PHILADELPHIA -- You can blame the officials. Or the Celtics' stagnant second-half offense. Or the turnovers. Or the second-chance points. There's no shortage of potential scapegoats following Boston's 18-point collapse during Friday's Game 4 of an Eastern Conference semifinal series with the Philadelphia 76ers.
But give Philadelphia some credit, too. Down the stretch, it stepped up and made shots against Boston's half-court defense, something that teams don't do very often -- in the playoffs or otherwise.
According to ESPN Stats & Info, the 76ers shot 50 percent from the floor (11-of-22) against Boston's half-court defense in the fourth quarter, including 3-of-5 beyond the 3-point stripe. After averaging a mere 0.57 points per play in half-court situations over the first three quarters while shooting just 25 percent and turning the ball over eight times, the Sixers averaged a whopping 1.16 points per play in the half-court set in the fourth quarter. They scored 29 of their 33 fourth-quarter points in half-court sets, and didn't turn the ball over at all.
The Celtics' goal this series has been to limit their turnovers and prevent transition points. They have often noted they feel like they can win games by forcing the 76ers to play against a typically stout half-court defense.
But fueled in part by the momentum of Philadelphia's 18-point comeback -- which the Celtics certainly aided with turnovers and fouls -- the Sixers stepped up late and made tough buckets, even when Boston was able to set its defense.
"They made some shots; I give them credit," Celtics point guard Rajon Rondo said. "They made a lot of big shots down the stretch. They outworked us on a couple of possessions and got offensive rebounds. They played hard. They kept fighting. It was a good team effort from Lou Williams to Thaddeus Young to the [Lavoy] Allen kid -- and [Andre] Iguodala hit those two big 3s. They played well as a team."
Celtics coach Doc Rivers said the Celtics didn't do anything schematically different down the stretch, but they did give the 76ers confidence in the second half.
"You think about it, our defense didn't really change," he said. "[The 76ers] did make some shots down the stretch and that was more because their confidence was sky-high at that point, but they got second shots, they got loose balls, and they forced turnovers. They got out on the break and they got easy baskets, and they got to the foul line. To me, that's what allowed them to score."
Nine of Philadelphia's fourth-quarter points came off 3-pointers, and six more came at the charity stripe. Maybe most frustrating for Boston, 12 of the remaining 18 points came in the paint, as the 76ers were unafraid to attack Boston's small lineup under the basket.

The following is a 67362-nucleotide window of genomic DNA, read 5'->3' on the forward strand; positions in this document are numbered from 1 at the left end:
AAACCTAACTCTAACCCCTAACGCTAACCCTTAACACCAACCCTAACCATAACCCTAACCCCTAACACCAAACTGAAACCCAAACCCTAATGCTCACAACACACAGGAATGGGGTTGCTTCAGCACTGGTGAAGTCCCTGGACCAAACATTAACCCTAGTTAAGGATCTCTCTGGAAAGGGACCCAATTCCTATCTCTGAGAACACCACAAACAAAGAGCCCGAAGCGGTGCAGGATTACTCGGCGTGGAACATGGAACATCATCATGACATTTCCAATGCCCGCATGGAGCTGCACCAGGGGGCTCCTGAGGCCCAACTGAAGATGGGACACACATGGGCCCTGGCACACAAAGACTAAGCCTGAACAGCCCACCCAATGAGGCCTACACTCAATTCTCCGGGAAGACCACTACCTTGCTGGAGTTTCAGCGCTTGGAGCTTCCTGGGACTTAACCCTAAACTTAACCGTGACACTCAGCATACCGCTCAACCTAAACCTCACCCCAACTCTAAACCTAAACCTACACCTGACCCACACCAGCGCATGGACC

Meanwhile, the Celtics generated just six of their 20 fourth-quarter points in the paint. Even as the lead disappeared, they were content to keep shooting jumpers. The team was a cringe-worthy 11-of-35 shooting -- 31.4 percent -- from the floor after the intermission.
Paul Pierce knows Boston's offense went cold, but he put this loss where it belongs: on the team's defense.
"I really don't blame it on the offense," he said. "If you look at it, defensively, we gave up 28 and 33 points in the third and fourth quarters. Regardless if we score  and 20 points, our defense should be able to win the game. Our defense didn't come through. We weren't rebounding the ball, we didn't play at a high level in the second half. We allowed them to get into rhythm, gave them free throws, gave up the 3, and then turned the ball over."
This is the second time in four games that Boston's defense has relented in the fourth quarter. You'll remember that Philadelphia made its final five field goals, and its final six free throws, over the final four minutes of Game 2 to escape with that win in Boston.
Philadelphia's ability to generate late-game buckets is a big reason this series is tied at two games apiece as it returns to Boston for Monday's Game 5.
The Celtics have thrived in the playoffs in large part because of their late-game defense. It wasn't the only reason they lost Game 4, but it was a big one.
The Celtics often say they're a defense-first team, and the defense is the first thing they need to tighten up moving forward if they're going to win this series.